Stores sued for imposing age limits on gun sales

News, Rights

In response to the February 2018 school shooting in Parkland, Florida that killed 17 people, some retailers have modified their policies on firearms sales. Several, including Dick’s Sporting Goods, Kroger (which owns Fred Meyer), L.L. Bean, and Walmart, raised their minimum age for gun purchases to 21. In the Parkland attack, the 19-year-old gunman used an AR-15 that he had bought legally.

Now both Dick’s and Walmart are being sued by Tyler Watson, a 20-year-old Oregon man who claims the stores engaged in age discrimination by refusing to sell him a rifle. Oregon law allows residents ages 18 years or older to buy shotguns and rifles. Watson’s case and a similar lawsuit filed in Michigan by an 18-year-old raise questions about whether retailers can legally impose higher age limits on firearms purchases than those in state law.

20-year-old Oregonian sues Dick’s, Walmart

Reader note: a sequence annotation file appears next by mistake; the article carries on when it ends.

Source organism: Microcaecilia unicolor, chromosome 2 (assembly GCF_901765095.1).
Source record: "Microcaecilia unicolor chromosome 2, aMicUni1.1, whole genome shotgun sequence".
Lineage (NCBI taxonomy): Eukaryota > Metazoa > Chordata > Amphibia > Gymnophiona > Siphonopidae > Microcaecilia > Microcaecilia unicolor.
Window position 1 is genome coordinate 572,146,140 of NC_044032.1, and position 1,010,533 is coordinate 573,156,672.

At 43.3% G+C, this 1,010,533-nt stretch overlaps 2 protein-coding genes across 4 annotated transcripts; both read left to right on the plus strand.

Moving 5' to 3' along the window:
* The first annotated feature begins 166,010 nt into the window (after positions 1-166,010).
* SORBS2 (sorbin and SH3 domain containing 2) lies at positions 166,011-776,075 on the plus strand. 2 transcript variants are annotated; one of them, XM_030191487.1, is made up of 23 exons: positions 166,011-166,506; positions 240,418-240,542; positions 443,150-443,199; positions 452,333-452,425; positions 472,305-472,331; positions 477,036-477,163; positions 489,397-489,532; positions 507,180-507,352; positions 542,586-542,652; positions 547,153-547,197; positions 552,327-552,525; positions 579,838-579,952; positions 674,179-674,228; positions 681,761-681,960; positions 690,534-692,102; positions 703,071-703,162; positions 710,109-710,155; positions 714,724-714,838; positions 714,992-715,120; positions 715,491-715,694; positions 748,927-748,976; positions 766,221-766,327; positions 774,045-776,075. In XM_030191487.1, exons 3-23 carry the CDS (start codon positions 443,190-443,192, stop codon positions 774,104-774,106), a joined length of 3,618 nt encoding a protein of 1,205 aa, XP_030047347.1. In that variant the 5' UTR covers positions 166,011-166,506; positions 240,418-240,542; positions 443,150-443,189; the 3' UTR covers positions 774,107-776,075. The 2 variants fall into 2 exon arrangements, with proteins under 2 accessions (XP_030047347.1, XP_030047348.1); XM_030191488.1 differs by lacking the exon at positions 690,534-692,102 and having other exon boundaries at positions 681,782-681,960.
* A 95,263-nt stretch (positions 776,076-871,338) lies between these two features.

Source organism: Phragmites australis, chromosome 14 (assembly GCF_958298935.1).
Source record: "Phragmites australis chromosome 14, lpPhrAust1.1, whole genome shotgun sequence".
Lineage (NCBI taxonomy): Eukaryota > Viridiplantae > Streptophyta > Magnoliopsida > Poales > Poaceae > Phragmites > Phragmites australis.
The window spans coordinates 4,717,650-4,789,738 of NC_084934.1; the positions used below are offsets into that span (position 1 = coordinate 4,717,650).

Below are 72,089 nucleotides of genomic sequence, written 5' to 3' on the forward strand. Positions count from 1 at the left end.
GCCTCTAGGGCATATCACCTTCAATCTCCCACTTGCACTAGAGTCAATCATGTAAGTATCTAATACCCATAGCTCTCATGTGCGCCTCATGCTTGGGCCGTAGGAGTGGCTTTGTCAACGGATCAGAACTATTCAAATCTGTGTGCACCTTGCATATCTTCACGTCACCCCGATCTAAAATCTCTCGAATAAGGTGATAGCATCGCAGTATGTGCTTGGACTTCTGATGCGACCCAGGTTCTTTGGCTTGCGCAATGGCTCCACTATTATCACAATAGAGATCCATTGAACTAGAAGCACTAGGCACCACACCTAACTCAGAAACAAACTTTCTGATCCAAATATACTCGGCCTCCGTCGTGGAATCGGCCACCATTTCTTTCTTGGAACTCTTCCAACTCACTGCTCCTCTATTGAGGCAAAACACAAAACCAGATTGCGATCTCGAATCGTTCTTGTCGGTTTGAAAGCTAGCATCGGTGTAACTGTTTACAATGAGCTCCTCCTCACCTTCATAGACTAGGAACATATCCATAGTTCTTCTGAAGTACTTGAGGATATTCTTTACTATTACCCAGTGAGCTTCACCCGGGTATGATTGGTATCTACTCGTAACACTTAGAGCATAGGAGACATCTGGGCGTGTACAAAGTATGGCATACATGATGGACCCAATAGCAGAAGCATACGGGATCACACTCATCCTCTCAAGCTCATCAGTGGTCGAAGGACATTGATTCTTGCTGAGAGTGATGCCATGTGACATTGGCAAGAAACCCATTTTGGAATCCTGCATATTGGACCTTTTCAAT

In one suit, Watson says he tried to buy a .22-caliber Ruger rifle at Field & Stream, which is owned by Dick’s, in Medford, Oregon on February 24. A separate lawsuit says that on March 3, a Walmart in Grants Pass, Oregon also refused to let him purchase a rifle. Both stores cited their policy not to sell firearms to buyers under 21 years old.

Tyler’s suits seek punitive damages as well as forcing the chains to allow gun sales to 18-, 19- and 20-year-olds.

Oregon’s response

In a letter to state legislative leaders this week, Oregon’s Bureau of Labor and Industries said that the bureau would accept complaints from residents who feel that they have been discriminated against by retailers’ policies.

Oregon’s law prohibits age discrimination by retailers for those 18 and older, with exceptions for alcohol and marijuana sales. Bureau Commissioner Brad Avakian said that the bureau intends to present a bill to the state Legislature next year to add a similar age restriction for gun sales.

A Walmart spokesman said the retailer plans to defend the new policy, and, if law professor Tung Yin of the Lewis & Clark Law School is right, they seem likely to prevail. Medford’s CBS affiliate quotes Yin as saying, “We recognize there are certain categories where it’s wrong to single people out. Race, gender, religion, national origin, and depending on the state, sexual orientation, but age has never really been one of those.”